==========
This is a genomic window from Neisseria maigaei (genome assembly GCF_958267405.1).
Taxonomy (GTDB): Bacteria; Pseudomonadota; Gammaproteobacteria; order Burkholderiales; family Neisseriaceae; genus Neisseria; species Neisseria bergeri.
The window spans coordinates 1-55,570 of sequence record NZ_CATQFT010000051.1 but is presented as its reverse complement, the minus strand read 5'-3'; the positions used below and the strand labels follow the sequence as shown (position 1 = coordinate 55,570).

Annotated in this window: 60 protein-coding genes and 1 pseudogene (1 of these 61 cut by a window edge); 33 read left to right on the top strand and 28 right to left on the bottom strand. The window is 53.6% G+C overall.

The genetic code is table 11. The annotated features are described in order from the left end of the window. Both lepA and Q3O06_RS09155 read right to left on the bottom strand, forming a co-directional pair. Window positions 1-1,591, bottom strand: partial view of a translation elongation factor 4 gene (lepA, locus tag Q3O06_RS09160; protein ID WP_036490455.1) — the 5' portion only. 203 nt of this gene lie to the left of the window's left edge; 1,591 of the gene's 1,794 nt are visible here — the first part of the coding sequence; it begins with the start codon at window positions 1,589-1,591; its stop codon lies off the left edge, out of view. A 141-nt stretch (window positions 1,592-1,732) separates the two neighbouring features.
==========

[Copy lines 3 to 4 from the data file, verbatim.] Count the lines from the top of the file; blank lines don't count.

The window spans coordinates 1-55,570 of sequence record NZ_CATQFT010000051.1 but is presented as its reverse complement, the minus strand read 5'-3'; the positions used below and the strand labels follow the sequence as shown (position 1 = coordinate 55,570).

Annotated in this window: 60 protein-coding genes and 1 pseudogene (1 of these 61 cut by a window edge); 33 read left to right on the top strand and 28 right to left on the bottom strand. The window is 53.6% G+C overall.